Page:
Solutions. Federal agencies will need to develop and implement a complex set of plans and activities to keep those impacted by these changes informed and engaged throughout the implementation process, and to ensure successful integration of the new paradigm and new operating procedures. Most agencies will need some help.

Firms that specialize in strategic planning, project management, business process improvement, and organizational change can provide significant expertise and assistance in implementing all of the specified and implied requirements of the new law. The PMIAA directs engagement with the private sector to ensure that government standards and policies are consistent with widely accepted best practices. This simply makes sense—getting the best advice available from recognized experts is, in itself, a best practice.

Line of Sight, LLC, is a certified woman-owned business with extensive experience each of these specialties. Our Core4™ consulting services include developing and delivering assistance with strategic planning, project management, business process improvement, and organizational change to government agencies.

Line of Sight will team with agency leaders to implement the PMIAA by working to build on or improve the agency’s current program management framework, capabilities, and competencies. We also support our clients with expert personnel and real-time mentoring and knowledge transfer from our business analysts, program and project managers, and subject matter experts to help organizations create, improve, and augment their own capabilities.

Federal agencies need their projects to run on time and on budget, and to deliver high quality outcomes. Line of Sight’s project management guidance and training delivers. Our tiered services are targeted to meet critical program and project needs—available when and where our federal partners need them. Line of Sight offerings include:

Project FastStart. Just as the name implies, this helps federal agencies to get off and running. The agency project team and other stakeholders get just-in-time knowledge on how to function in the program/project environment. Our PMs come armed with the templates and knowledge to get projects off the ground quickly.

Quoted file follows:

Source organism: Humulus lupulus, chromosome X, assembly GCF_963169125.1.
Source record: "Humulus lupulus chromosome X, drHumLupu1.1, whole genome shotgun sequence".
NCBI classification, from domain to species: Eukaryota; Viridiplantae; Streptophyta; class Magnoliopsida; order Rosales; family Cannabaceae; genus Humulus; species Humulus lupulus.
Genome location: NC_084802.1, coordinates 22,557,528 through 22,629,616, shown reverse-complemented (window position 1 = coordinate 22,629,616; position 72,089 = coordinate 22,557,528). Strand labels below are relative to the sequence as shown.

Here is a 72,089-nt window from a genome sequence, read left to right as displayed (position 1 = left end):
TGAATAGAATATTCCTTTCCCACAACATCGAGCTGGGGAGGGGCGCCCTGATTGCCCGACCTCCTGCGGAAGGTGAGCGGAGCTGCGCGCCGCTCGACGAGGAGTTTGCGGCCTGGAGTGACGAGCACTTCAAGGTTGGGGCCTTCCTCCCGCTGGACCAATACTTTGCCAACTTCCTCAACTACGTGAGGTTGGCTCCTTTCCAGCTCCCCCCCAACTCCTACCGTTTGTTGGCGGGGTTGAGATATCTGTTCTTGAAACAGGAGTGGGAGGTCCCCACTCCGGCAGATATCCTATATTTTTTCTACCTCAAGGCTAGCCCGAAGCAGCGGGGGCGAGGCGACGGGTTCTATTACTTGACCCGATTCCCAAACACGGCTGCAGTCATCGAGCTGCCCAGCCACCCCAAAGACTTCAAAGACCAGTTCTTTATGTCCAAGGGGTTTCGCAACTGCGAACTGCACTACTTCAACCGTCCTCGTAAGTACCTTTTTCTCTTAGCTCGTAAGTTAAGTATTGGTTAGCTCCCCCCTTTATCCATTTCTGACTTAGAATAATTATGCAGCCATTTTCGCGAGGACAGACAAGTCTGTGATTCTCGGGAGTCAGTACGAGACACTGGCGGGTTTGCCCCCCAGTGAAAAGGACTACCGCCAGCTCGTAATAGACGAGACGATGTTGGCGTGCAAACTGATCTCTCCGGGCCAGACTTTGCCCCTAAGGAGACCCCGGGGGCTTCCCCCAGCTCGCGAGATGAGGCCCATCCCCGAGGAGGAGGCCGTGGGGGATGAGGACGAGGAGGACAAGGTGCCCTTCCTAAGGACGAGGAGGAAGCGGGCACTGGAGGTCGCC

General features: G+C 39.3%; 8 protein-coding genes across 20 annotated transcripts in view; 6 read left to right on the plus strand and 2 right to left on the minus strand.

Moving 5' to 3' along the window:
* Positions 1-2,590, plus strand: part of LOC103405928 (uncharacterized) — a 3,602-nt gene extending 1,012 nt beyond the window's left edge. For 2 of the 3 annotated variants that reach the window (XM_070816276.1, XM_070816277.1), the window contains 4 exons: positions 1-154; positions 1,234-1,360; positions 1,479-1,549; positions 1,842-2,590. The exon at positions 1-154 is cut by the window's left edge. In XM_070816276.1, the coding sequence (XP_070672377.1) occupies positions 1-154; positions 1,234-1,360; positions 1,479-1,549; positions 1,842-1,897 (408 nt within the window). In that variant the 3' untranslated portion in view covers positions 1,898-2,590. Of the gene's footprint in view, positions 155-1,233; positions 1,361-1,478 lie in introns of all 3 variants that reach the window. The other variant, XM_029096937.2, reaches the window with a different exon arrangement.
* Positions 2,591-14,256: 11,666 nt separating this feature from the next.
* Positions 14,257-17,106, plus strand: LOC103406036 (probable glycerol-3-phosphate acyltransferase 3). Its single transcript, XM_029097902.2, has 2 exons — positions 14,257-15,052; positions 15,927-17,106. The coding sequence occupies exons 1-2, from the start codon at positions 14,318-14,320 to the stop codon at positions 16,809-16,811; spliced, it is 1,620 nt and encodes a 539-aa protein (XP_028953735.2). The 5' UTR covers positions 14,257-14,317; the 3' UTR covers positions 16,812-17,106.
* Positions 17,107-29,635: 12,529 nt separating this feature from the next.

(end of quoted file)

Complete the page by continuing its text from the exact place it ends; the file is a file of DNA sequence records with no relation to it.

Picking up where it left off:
• Project Management Office (PMO) Success. Where does a PMO begin? Standards? PM resources? Training? Line of Sight can assess and improve an existing PMO, or help create one. Our team will help quickly define and roll out a structured PMO that follows one of several industry best practice PMO models.
  • Project Management Delivery. Line of Sight can complement and complete the agency team, providing team members (full-time or part-time) to lead critical projects or to support and supplement agency project management teams.
  • Project Management  and Change Management Methodology. Effective project and change management requires a robust approach that outlines the activities, sequences, deliverables, and requirements across all phases of the project lifecycle. Line of Sight will develop and execute a world-class, workable, and repeatable methodology tailored to agency needs, experience, and culture.Customized Training. From in-depth project manager/change manager training to team training across a variety of topics, our courses are built on industry best practices and adapted to agency-specific needs. Our instructors conduct training using techniques suited to adult learners. Courses are both exciting and pragmatic, and participants can immediately put their knowledge to work.       
  • Mentoring & Knowledge Transfer. Line of Sight’s experts will mentor agency leads in effective project management, change management, and facilitation. Mentoring transfers skills and knowledge to “train the trainer”. Using a structured approach that develops key behaviors and proficiencies, organizational leaders quickly develop the confidence to take on and manage projects.

An Experienced Partner. When experience matters most, you need the best experience you can get. Agencies working to implement all of the provisions of the PMIAA will face challenges, regardless of the current breadth and depth of existing agency program and project management capabilities. Engaging a reliable partner that can provide tailored and timely solutions will be vital to success.

At Line of Sight, our goal is to help our federal partners achieve their PMIAA implementation in a practical and effective manner, meeting each agency-specific objective with the right solutions, on time, every time. We are justifiably proud of our record of success in helping public sector clients to effectively plan and manage projects and programs. With increasing pressure on agency budgets across government, this kind of corporate experience and area expertise will be invaluable—not just with implementing the provisions of the PMIAA—but with preserving programs and returning increased value to the taxpayer.

Now is the Time to Begin. Line of Sight’s capabilities are easily accessed through the GSA Mission Oriented Business Integrated Services (MOBIS) Professional Services Schedule (PSS) contract. To find out more about how Line of Sight can help your agency implement the provisions of the PMIAA, improve agency-wide policy and practice, and develop a sustainable agency program and project management community of practice, please visit our website at, e-mail us at, or call us at 410-696-2610.